Part II, on the police as an institution for change, looks at police, crime, and the community in Japan; the social impact of postwar law enforcement; comparative trends in Japanese criminality; and a discussion of "structural and cultural considerations" in comparing police in Japan and the United States.

None of these books gives "class conflict" explicit emphasis. Conflict in Japan concludes that there is an absence of strong class consciousness in Japan. Many proletarian groups have had to downplay their ideologies in order to attract more support, while the intellectuals who advocate a class view of Japan tend to be isolated elites.

Conflict in Modern Japanese History devotes an article to the Hibiya Riot which began on "the exceedingly hot day" in September 1905 when the peace treaty ending the Russo-Japanese war was signed at Portsmouth, New Hampshire. "In three days . . . more than 70% of the police boxes in the city . . . were either smashed or burned down . . . [in] the is major metropolitan riot whose suppression required martial law for the first time in modern Japanese history."

But the author debunks the "class-struggle interpretation" that some postwar historians have imposed on the riot, calling it instead "little more than a blind outburst", though one whose "historical significance" lies in "its basic orientation . . . toward nationalistic chauvinism." The riot was sparked -- and generally fuelled -- by ultra-conservatives who resented the government's acceptance of the "humiliating" peace which not only "abandoned the fruits of victory" but "gravely damaged the well-being of His Majesty's nation."

Emperor Meiji, who could hear the riot from the Imperial Palace near Hibiya park in central Tokyo, composed this poem: "Directions may differ / but the sincerity of Our subjects toward the state / must be one." The progressive intellectuals had their day, but many of them were "converted" to imperialism by the "revere the emperor and expell the barbarian" militarists who emerged from the shadows of Japanese democracy a generation later and continued from where the Hibiya rioters had left off.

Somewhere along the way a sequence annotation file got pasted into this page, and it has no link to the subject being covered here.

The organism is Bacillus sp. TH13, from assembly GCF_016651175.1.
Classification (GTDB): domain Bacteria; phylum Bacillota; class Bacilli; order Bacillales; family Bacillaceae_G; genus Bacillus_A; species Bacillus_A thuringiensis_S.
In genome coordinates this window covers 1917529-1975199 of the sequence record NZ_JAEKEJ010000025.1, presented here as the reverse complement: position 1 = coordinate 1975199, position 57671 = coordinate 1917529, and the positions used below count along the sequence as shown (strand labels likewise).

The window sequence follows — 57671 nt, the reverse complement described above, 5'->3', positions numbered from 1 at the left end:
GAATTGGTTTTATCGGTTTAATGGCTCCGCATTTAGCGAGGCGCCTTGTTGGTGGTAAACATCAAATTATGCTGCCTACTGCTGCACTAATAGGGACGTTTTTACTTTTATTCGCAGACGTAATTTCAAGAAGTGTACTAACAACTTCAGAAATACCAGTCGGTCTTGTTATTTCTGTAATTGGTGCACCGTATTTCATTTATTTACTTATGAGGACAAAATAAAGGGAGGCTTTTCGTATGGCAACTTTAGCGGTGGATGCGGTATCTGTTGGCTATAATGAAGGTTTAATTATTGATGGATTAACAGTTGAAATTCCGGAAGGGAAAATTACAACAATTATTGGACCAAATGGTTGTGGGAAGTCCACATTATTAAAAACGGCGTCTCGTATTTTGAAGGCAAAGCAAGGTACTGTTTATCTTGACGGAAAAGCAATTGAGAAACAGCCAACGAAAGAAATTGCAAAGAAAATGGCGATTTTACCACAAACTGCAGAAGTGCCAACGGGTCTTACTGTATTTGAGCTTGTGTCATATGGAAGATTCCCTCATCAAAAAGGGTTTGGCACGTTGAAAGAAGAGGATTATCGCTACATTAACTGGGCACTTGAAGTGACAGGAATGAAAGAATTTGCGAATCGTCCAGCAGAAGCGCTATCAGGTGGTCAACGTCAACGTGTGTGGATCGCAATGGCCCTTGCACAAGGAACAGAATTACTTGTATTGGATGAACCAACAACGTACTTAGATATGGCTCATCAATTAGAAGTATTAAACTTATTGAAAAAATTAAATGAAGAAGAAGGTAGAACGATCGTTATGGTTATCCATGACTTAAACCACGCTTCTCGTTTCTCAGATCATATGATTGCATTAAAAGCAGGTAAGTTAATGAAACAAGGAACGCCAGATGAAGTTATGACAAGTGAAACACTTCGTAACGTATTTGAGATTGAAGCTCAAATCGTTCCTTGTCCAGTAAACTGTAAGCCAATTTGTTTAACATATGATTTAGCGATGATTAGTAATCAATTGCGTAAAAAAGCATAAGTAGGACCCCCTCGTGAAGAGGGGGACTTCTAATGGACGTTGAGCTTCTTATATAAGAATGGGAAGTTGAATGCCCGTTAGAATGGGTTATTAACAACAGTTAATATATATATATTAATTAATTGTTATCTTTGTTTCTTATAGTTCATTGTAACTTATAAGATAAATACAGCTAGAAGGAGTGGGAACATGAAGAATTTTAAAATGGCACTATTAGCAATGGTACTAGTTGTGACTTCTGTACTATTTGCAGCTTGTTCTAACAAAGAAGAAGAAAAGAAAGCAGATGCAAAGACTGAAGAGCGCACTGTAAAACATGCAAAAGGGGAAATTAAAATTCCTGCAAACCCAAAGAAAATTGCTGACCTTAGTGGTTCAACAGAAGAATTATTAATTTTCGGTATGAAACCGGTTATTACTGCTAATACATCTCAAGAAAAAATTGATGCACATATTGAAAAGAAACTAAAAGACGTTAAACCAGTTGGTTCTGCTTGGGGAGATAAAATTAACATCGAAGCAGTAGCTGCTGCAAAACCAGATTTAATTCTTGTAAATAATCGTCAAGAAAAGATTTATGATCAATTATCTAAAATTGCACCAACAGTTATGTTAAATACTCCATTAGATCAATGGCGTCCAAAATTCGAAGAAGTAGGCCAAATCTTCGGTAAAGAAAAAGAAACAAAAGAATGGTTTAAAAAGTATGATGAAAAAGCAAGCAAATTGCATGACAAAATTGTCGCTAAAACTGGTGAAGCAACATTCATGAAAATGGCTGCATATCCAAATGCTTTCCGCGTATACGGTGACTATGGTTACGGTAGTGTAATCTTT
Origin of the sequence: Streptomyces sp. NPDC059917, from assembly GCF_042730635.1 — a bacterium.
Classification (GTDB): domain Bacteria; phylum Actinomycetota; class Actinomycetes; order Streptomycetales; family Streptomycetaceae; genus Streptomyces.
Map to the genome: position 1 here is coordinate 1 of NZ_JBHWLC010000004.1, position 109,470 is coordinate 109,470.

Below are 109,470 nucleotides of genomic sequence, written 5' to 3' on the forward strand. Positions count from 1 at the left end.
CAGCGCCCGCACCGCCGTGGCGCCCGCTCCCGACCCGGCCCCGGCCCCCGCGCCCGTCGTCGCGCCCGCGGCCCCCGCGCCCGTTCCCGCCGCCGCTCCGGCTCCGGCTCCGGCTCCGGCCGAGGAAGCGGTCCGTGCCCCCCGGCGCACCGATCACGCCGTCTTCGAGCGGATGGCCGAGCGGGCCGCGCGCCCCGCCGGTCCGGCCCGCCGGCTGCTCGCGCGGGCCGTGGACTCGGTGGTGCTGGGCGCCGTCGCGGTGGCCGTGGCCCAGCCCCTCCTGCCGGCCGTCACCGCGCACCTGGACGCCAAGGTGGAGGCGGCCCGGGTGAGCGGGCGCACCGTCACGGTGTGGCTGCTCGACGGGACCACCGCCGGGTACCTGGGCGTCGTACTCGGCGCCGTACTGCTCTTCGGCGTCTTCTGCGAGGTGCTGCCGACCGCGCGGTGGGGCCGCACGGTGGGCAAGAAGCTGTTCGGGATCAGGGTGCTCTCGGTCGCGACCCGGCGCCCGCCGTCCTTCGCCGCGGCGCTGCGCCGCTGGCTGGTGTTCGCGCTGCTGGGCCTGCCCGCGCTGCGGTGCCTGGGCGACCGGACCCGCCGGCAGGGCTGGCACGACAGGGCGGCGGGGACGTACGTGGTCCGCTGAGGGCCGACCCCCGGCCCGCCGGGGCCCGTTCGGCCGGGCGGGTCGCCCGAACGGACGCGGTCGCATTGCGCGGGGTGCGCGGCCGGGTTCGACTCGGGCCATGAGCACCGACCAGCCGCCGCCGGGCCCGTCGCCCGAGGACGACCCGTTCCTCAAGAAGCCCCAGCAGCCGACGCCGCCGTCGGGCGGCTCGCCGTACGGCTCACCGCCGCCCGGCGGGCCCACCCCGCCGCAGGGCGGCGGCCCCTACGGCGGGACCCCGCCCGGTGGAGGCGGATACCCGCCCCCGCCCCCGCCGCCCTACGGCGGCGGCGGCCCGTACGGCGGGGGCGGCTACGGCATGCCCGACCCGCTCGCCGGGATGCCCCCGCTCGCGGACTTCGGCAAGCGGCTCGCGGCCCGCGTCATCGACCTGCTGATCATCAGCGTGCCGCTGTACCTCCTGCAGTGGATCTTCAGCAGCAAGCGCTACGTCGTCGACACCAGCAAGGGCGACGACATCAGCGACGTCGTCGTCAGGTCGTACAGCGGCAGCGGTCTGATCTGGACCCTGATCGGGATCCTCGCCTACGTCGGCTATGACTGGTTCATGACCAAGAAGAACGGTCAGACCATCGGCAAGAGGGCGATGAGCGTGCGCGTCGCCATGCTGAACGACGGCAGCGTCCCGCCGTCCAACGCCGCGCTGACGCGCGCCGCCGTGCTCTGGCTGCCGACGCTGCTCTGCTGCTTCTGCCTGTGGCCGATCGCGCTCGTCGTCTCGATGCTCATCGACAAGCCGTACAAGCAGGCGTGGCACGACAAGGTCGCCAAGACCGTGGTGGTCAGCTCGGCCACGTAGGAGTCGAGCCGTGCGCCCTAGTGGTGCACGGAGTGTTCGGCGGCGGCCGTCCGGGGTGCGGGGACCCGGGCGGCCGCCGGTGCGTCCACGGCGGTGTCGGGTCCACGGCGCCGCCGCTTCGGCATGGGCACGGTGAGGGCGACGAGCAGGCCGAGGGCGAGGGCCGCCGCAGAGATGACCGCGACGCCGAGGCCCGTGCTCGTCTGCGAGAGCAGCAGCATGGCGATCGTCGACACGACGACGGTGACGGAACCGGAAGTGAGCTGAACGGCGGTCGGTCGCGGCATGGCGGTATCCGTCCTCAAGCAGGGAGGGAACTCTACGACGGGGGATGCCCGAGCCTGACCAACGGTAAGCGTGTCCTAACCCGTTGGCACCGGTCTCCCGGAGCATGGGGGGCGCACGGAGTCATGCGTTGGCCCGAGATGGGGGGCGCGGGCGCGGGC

Institutions for Change in Japanese Society also balks at endorsing the class-struggle version. Most of its contributors prefer more sophisticated (and realistic) psychocultural or sociopsychological explanations.

Another recent study in English shows that Japan is comparable to the US and Europe in terms of the frequency and level of violence in popular disturbances (Yoshio Sugimoto, "Popular Disturbances in Postwar Japan"). But Sugimoto, a Japanese sociologist educated at the University of Pittsburgh and currently teaching in Australia, also concludes that Japan has class lines, contrary to the official dogma according to which an alleged homogeneity ("one race, one language, and one historical experience") has bred in all Japanese people an unusual sensitivity that enables them to communicate through some kind of non-verbal intra-ethnic telepathy.

A common shortcoming of the books under review is their failure to point out that "harmony" is idealised in Japan precisely because (and when) there is conflict. It was Prince Shotoku Taishi in the 7th century who admonished his people to "regard wa [harmony] as noble, and non-contrariness as honourable." The prince had good reason to promote symphony and accordance, for he lived in an age when emperors were being assassinated and their sons battled over the throne.

Japanese today, some thirteen centuries later, are still invoking wa whenever they have internal problems. So if an emperor, prime minister, or company president exhorts his subjects, rivals, or workers to exemplify wa, there is sure to be real or potential conflict at hand.

"Foreigners are in danger of confusing a Japanese ideal with the actual practice in society," according to Chalmers Johnson, a political scientist at Berkeley. "There is a great deal more conflict in Japanese society than is commonly appreciated. One almost thinks that norms of consensus have at sometimes been invented by the Japanese because they are all too aware that the danger of absolute deadlock sometimes exists in their society."


In 1990 Yoshio Sugimoto published a book in Japanese called Nihonjin o yameru hoho [How to quit being Japanese], from which I learned that he apparently became an Australian citizen. If Sugimoto renounced his Japanese nationality before this article appeared, then the phrase "a Japanese sociologist educated at the University of Pittsburgh and currently teaching in Australia" should have been "an Australian sociologist at La Trobe University in Melbourne". Or, since his nationality is irrelevant, just "a sociologist at La Trobe University" would have been more than enough.